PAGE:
NEW HAVEN, Conn. (AP) — Connecticut was freed Tuesday from the strictest mandates of the federal No Child Left Behind education law after enacting a sweeping public school overhaul that won strong praise from the nation's top education official.
U.S. Education Secretary Arne Duncan met with Gov. Dannel Malloy and other state officials in Hartford on Tuesday. Duncan announced that Connecticut was granted a waiver, which gives the state more flexibility to spend federal money and avoids having to declare nearly half of the state's public schools as failing.
He also announced waivers for seven other states.
Duncan told a crowd of elected officials, teachers, union representatives and others at the Capitol that the waiver was tied directly to legislation that overhauls the state's education system with a primary goal of seeking to improve underperforming schools and districts. The legislation includes "meaningful evaluation" of teachers and administrators, a commitment to closing the achievement gap between wealthy and poor schools and improvements in school finance, he said.
"I don't think I would have been here without that legislation," he said.
Malloy, alluding to a previous rejection for a federal education grant, said Connecticut has proven it's capable of making major changes in education with the legislation that passed the General Assembly with bipartisan support.
"I think today signaled a change in our application, a change in our ability to compete with other states, a change which marks our dedication to doing in our state that which we know will work," he said.
The legislation creates a new Commissioner's Network, allowing Connecticut to "provide intensive supports and interventions" needed to turn around 25 low-performing schools. It allows each school to create a new committee of teachers, parents and administrators to come up with plans to turn around their schools. Those will be considered by the state education commissioner.
The commissioner can develop or modify those plans. If he disagrees with the committee's proposal a third-party referee will intercede. Referees are to be chosen from a list established by the state Department of Education.
Teachers unions had complained that Malloy's original bill did not provide them with enough input into fixing their schools and it decimated collective bargaining rights.
The bill also requires annual performance evaluations for teachers and administrators and links tenure to a teacher's effectiveness. There are also 1,000 new early childhood education slots in low-income communities; additional funding for agricultural science high schools, magnet, vocational-technical, and struggling schools; and two new charter schools focused on English language learners.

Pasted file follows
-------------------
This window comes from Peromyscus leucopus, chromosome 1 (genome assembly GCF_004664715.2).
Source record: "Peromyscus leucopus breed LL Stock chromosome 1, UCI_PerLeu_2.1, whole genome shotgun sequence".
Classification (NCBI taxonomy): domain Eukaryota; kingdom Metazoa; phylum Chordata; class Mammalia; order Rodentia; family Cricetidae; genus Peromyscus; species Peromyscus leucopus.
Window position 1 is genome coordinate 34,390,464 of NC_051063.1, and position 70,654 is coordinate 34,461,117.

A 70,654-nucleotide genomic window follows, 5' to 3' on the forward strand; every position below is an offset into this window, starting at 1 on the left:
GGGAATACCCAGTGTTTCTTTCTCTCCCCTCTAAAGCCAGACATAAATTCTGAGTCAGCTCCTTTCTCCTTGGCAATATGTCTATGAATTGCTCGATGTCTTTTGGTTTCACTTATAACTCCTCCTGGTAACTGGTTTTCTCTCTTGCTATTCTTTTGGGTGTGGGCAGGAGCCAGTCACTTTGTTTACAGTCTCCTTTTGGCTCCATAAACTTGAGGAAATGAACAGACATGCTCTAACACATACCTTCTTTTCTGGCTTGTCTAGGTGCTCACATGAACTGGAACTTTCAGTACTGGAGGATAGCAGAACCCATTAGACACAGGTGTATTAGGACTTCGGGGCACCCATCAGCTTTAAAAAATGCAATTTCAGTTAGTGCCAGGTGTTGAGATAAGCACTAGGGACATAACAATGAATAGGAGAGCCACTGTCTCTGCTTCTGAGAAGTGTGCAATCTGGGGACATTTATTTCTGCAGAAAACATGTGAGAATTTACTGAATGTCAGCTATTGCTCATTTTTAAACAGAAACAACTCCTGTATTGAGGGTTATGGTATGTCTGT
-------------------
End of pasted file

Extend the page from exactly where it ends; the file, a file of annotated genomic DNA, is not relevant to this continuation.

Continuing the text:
President Barack Obama's administration is granting waivers in exchange for promises from states to improve how they prepare and evaluate students. In all, 19 states have been given waivers so far.
The waivers are a stopgap measure until Congress rewrites the law, which has been up for renewal since 2007. Federal lawmakers agree the law needs to be changed, but they've bickered over how to do that.
Rep. Joe Courtney, D-Conn., who attended Tuesday's event, said in an interview that the Democratic-controlled Senate and Republican-run House of Representatives are locked in a dispute over changing the law. He said he's not optimistic the two sides will reach agreement on No Child Left Behind as Congress grapples with numerous other priorities.
"It's pretty grim what could be done," he said.
President George W. Bush signed No Child Left Behind into law in 2002 to hold schools accountable for the performance of all students. Despite initial bipartisan support, the act quickly became unpopular as educators argued that many schools couldn't realistically meet the requirements and that it unfairly stigmatized some schools as failures.
Duncan criticized it as punitive and for imposing a top-down approach from Washington.
"We think No Child Left Behind is largely broken now," he said.
The law calls for sanctions on schools that do not achieve 100 percent student proficiency on standard assessments by 2014. Connecticut's waiver establishes a more comprehensive system of measuring student academic achievement and progress across all performance levels, the Malloy administration said.
The waiver also adds writing and science assessments to the accountability system and holds high schools accountable for graduation rates in addition to test scores.
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